Five sports played at the Southeast Asian Games

The Southeast Asian Games officially began on Wednesday in Burma, although competition got under way last week. Eleven countries are contesting this tournament, which began in 1959 and is held every two years.

So far, the host nation tops the medals table. Here's a quick rundown of some of the more unusual sports on display.

Kick volleyball

Sepak Takraw has been ever present at the Games for the last 40 years. Unlike volleyball, players cannot use their hands and the ball is made of rattan palms.

Sepak Takraw The sport is played on sand at the Asian Beach Games
Wushu

Several martial arts are contested at the SEA Games. Wushu developed in China after the war. A school at Tianjin claims to have taught students who have gone on to win more than 1,000 medals at national and international competitions.

A wushu training centre in Tianjin, China
Chinlone

This is a combination of sport and dance, with a circle of six players attempting to keep the ball in the air while executing - as elegantly as possible - some complex moves, many of which take place behind the player, with the heel, for example.

Chinlone played on the streets of Myanmar
Traditional boat racing

There are usually two boat sizes, with crews of 10 or 20. Each rower kneels in the boat and rows using a single-ended paddle, in a sport reminiscent of dragonboat racing.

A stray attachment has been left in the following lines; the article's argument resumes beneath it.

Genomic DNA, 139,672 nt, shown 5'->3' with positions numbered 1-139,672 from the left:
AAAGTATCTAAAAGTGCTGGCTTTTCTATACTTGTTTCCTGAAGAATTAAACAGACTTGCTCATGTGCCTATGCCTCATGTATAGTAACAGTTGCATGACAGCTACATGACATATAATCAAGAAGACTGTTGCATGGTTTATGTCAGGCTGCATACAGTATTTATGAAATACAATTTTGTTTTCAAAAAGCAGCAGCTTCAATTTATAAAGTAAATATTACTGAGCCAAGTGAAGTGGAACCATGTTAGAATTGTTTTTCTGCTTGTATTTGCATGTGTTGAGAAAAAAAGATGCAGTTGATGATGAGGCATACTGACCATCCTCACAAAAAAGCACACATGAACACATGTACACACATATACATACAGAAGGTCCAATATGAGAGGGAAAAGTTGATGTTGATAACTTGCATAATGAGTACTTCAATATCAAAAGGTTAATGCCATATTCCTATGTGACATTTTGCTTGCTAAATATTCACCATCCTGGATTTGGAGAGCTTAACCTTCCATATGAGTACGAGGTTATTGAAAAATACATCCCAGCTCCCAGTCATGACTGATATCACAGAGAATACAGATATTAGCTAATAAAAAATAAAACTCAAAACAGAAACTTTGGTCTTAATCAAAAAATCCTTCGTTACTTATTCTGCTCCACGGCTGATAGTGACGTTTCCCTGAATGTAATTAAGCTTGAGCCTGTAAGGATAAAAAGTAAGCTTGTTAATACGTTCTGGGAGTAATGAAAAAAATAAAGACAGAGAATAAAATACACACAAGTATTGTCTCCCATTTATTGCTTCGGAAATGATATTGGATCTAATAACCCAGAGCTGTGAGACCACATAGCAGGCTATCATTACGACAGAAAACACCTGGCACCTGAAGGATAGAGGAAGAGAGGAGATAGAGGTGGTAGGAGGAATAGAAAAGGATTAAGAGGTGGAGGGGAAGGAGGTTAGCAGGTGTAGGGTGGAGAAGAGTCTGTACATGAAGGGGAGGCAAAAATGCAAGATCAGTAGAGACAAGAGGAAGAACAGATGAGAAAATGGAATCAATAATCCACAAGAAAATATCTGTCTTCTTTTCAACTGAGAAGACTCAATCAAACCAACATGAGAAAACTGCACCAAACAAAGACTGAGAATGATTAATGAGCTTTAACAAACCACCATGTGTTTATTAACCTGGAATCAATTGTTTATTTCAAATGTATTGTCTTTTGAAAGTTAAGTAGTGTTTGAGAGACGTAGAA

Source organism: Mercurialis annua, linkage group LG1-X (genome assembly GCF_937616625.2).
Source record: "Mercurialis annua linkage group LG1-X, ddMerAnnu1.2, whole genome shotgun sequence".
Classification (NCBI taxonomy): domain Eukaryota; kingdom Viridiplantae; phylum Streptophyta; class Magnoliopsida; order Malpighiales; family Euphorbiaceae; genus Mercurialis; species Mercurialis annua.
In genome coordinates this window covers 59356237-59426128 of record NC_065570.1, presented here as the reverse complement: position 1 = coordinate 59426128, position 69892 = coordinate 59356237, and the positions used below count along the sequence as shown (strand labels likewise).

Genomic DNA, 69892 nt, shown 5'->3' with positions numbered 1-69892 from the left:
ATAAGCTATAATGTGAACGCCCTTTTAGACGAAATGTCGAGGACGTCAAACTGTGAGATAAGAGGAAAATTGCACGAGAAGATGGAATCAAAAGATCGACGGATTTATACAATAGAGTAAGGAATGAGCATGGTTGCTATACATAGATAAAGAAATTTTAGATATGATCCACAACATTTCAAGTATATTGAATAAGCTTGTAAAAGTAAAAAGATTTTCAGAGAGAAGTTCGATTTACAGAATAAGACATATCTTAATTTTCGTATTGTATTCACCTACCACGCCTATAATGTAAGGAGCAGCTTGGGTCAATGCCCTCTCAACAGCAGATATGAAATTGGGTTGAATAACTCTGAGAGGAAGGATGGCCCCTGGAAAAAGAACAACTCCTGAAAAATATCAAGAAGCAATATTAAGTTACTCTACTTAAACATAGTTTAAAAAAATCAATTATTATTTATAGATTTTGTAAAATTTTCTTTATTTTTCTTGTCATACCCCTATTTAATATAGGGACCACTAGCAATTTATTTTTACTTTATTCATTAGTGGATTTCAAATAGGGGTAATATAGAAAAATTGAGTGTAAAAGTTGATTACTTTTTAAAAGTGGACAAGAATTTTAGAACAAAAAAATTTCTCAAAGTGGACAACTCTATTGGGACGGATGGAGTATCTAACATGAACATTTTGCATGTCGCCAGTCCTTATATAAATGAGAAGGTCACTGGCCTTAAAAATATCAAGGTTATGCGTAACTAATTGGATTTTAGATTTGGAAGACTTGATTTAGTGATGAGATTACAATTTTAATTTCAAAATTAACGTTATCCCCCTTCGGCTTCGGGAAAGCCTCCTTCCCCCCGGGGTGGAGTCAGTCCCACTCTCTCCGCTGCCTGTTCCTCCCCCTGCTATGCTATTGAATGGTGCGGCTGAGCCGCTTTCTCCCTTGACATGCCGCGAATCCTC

Traditional boat racing
Petanque

This form of boules is played in several countries outside France, including parts of Southeast Asia. It's a legacy of the French colonial presence in the region.

Petanque training

Follow @BBCNewsMagazine on Twitter and on Facebook

More on This Story

In today's Magazine

Features & Analysis

  • Baby in boxStrange case

    The remarkable appeal of the Finnish baby boxes


  • WW1 gas mask being demonstratedTrench terror

    Did the soldiers of WW1 have an irrational fear of poison gas?


  • Mitt Romney, speaks at the podium as he concedes the presidency during Mitt Romney's campaign election night event at the Boston Convention 7 November 2012Aura of a loser?

    Mitt Romney looked presidential but could never pull it off


  • A woman holds up a feminist sign.PC virus

    Is liberal speech policing out of control?


Elsewhere on the BBC

  • ReadingBest books

    BBC Culture takes a look at ten books you should read in February

Programmes

  • A car being driven by Cruise Automation technologyClick Watch

    The tech which could allow any car with an automatic gearbox to become self-driving

Copyright © 2015 BBC. The BBC is not responsible for the content of external sites. Read more.

This page is best viewed in an up-to-date web browser with style sheets (CSS) enabled. While you will be able to view the content of this page in your current browser, you will not be able to get the full visual experience. Please consider upgrading your browser software or enabling style sheets (CSS) if you are able to do so.